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Old 06-30-09, 09:23 AM   #9
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Gutsing it out, works for some people... but if it's not you, then try this. Learn the technique you failed to execute which caused the crash the first time around... before you attempt the same drop again.

Go to the same spot and ask your riding mates to do it properly and watch what they do with their body position, and especially the timing of it all... when they push back their body and when they pull up forward again.

Then practice doing the technique on a smaller drops until you get acquainted with how the technique "feels" in real time... timing and flow.

Then do that same spot that threw you off, but this time you know exactly what you have to do. After a while it becomes second nature and you don't even have to think about what you need to do over drops.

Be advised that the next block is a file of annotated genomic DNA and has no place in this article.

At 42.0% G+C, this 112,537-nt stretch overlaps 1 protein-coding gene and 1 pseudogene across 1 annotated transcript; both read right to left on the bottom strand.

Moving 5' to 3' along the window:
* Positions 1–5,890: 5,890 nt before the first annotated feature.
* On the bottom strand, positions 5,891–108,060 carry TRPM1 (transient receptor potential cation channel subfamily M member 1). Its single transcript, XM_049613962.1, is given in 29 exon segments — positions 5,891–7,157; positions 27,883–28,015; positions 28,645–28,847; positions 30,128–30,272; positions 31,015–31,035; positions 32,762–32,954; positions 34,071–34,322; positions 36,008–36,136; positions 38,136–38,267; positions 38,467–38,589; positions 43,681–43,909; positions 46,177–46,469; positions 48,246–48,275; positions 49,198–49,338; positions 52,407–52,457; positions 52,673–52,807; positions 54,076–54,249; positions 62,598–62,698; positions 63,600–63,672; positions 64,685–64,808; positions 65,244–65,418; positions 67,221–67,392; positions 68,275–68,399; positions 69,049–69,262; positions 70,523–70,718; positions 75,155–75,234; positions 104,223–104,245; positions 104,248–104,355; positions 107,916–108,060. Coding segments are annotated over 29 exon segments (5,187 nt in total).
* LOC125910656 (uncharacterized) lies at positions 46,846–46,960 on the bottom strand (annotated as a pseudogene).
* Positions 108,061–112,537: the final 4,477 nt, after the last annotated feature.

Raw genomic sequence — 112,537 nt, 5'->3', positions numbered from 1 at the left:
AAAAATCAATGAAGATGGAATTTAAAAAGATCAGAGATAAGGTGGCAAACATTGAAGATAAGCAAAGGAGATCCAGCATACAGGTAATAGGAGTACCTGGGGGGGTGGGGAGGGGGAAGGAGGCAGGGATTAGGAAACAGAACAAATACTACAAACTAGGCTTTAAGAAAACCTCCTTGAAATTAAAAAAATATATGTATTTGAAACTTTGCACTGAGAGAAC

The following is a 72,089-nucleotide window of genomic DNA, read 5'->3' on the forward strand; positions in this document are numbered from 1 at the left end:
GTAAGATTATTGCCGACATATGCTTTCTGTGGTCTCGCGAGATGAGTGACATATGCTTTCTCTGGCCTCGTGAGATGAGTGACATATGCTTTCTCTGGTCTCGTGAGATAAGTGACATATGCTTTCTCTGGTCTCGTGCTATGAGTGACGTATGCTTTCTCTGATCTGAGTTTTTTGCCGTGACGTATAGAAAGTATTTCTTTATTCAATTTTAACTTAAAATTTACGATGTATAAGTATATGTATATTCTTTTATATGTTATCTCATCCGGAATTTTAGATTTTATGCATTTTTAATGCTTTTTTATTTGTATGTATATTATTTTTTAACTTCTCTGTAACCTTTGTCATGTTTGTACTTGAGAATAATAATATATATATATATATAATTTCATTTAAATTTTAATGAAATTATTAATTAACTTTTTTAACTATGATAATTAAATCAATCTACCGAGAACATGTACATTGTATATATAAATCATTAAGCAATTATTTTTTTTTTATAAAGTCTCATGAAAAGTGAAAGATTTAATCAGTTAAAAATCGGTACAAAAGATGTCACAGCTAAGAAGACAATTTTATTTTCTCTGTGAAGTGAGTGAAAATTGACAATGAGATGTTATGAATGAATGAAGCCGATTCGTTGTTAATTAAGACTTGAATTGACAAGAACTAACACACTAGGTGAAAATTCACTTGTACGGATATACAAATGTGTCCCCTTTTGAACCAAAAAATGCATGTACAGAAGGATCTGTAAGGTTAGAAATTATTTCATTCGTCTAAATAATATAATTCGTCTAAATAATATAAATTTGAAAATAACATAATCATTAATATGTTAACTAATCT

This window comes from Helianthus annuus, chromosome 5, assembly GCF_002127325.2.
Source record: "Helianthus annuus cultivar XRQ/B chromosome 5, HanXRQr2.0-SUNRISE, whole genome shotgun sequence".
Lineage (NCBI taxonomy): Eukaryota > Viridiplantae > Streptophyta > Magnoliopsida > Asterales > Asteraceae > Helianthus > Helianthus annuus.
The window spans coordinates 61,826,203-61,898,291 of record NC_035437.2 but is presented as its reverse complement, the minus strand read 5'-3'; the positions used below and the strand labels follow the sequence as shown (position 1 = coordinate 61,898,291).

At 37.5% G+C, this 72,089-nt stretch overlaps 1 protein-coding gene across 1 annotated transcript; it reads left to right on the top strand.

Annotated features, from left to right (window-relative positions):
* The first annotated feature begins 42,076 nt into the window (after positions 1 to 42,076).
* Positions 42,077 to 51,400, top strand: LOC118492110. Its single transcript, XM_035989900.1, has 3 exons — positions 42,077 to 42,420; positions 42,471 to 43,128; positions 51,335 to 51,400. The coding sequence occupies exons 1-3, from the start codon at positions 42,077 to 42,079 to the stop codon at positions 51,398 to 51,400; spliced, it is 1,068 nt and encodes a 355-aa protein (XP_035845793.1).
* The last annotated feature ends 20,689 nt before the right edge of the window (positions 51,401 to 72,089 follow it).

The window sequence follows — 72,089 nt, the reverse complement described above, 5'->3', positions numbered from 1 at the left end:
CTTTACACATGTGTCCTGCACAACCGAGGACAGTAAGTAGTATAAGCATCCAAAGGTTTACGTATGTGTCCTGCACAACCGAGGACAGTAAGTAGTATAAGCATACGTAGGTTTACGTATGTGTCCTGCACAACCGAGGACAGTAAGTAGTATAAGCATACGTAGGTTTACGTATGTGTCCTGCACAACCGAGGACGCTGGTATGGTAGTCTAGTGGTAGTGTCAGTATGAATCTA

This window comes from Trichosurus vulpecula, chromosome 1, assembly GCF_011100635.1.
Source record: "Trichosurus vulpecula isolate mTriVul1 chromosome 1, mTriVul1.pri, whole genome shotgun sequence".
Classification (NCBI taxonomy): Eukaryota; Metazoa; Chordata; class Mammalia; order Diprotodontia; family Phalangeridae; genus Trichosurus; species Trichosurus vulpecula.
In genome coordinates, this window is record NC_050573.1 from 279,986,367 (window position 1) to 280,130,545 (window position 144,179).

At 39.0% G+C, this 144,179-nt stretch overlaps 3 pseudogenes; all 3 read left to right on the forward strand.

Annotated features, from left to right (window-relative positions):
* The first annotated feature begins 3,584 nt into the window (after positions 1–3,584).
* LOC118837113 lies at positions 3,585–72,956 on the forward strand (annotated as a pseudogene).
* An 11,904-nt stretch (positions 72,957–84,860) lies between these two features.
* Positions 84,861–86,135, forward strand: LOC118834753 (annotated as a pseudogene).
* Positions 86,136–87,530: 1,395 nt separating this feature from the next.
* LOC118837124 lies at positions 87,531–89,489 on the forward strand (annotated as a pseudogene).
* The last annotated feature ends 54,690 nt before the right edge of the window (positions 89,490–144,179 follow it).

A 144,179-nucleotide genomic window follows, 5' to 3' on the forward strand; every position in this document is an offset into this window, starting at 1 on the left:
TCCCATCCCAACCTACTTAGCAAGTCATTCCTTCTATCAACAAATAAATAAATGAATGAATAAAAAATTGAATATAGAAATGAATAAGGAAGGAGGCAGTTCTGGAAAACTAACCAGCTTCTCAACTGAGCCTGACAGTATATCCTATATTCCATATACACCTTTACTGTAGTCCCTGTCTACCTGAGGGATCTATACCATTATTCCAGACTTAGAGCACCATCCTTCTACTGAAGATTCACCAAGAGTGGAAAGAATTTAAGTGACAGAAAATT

.
To add to this, I would walk around the obstacle/feature, then work on your visualization. I ate it bad, once, because I thought one ramp was actually the next ramp down. I paid for that one with a four day stay in the hospital w/ cellulitis.
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Old 06-30-09, 03:04 PM   #10
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Your over thinking this. Pull up and go for it if its level, just get back out and try it. I fall ALOT being a dirt jumper. You dont get used to it really. But experience is everything, knowing what to do is nice but you got to go out and do it to learn it. Everyone has their own style of riding, figure out yours and don't quit after you get knocked down, just gotta get back up. I remember going off a 7 foot jump when i was starting, i overshot it and ate crap, then i was being a chicken and wouldn't hit it again, Took me a week, but i should of just got out their and kept on trying it. Falling is apart of the sport, just get out and keep on trying.